MINNEAPOLIS—Numbers don’t lie, and neither does performance. Shortstop Chris Cates hopes his numbers will prove he belongs in professional baseball, but not the number that represents his height.
Cates stands 5-foot-3, which makes the former Louisville player the smallest player in the pro ranks. But he knows that how he performs—not his size—will be the most important factor in his career.
“A lot of people have looked past me because of my height,” said the native of Brandon, Fla., who was taken in the 38th round last June. “I put my pants on the same way everybody else does. That’s how I look at it.”
The Twins are certainly willing to give Cates, 23, a chance to prove himself. “He’s a shortstop who played for a major college and in the College World Series,” farm director Jim Rantz said.
“I guess it’s wrong to say he has to do the little things, but that’s what he has to do to survive. He’s just a gamer—he works hard and he wants to play.”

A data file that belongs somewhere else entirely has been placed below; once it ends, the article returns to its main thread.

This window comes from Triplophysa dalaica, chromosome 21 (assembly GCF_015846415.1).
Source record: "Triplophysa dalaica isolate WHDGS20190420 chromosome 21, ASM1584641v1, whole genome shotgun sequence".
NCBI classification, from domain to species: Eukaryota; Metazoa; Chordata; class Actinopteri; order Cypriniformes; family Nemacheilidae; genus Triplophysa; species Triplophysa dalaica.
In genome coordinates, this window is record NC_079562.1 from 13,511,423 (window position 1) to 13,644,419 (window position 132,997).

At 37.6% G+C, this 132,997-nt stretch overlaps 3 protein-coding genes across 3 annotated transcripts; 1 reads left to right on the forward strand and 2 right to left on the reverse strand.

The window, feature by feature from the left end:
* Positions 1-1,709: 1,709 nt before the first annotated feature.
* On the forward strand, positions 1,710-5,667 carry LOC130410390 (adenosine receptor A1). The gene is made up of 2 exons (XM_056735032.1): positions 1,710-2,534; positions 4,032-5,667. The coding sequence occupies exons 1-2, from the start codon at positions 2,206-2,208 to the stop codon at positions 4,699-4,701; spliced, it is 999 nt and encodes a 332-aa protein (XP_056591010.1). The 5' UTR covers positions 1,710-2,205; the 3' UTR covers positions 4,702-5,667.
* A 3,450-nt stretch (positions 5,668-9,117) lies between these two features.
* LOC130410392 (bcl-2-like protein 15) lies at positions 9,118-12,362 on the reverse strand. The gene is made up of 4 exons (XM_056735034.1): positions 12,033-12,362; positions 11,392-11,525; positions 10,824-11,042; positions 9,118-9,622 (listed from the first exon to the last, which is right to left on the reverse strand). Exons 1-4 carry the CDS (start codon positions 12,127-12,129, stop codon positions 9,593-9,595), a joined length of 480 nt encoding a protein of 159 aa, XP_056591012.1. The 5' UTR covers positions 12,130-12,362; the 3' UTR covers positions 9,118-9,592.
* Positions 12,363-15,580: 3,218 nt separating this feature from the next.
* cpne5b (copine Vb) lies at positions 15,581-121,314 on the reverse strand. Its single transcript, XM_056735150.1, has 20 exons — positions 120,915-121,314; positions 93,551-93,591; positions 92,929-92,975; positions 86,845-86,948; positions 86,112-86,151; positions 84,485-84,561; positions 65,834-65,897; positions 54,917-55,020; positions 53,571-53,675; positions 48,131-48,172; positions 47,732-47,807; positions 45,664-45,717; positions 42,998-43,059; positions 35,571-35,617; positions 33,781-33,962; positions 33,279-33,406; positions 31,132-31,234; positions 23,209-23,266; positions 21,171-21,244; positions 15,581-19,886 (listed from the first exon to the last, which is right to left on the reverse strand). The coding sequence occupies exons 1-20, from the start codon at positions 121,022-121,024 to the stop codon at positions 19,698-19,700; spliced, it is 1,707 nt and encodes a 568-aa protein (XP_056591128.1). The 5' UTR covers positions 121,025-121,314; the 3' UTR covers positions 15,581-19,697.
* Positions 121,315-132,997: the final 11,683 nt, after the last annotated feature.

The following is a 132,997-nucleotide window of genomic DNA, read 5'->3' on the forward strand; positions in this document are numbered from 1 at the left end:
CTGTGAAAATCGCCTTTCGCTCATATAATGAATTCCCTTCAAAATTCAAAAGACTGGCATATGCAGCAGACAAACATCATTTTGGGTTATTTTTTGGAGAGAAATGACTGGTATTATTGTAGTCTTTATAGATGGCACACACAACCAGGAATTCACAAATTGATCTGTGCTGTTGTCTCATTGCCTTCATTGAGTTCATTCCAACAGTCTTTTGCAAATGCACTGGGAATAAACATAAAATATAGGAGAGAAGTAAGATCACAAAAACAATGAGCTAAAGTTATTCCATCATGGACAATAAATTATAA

It’s no surprise that fans, especially on the college level, liked to give Cates a hard time about his stature. He likes to use the ribbing as motivation.
“It really excites me,” he said. “I’ve heard lots of things. A couple of things I heard were, ‘Mow the grass so the shortstop can see’ and ‘Get the helmet out of the batter’s box’ and ‘Do you shop at the Baby Gap?’
“I’d go make a good play and then look right at them and smile. That really gets to them.”
Cates, who began the 2008 season with low Class A Beloit, batted .202/.262/.225 in 129 at-bats with the Snappers after being drafted last year. His older brother Gary is a 5-foot-7 second baseman, most recently of the Rockies.
“They said I would be a late draft pick and there wouldn’t be much money in it,” Chris Cates said. “It didn’t matter to me because I love to play the game, and playing pro ball is better than going out and getting a real job.”
• On the opposite end of the height spectrum, Dutch righthander Loek Van Mil, who stands 7-foot-1, also was assigned to Beloit.
• Outfielder Garrett Jones made his fourth consecutive Opening Day start at Triple-A Rochester. He batted .280/.334/.473 there in 2007.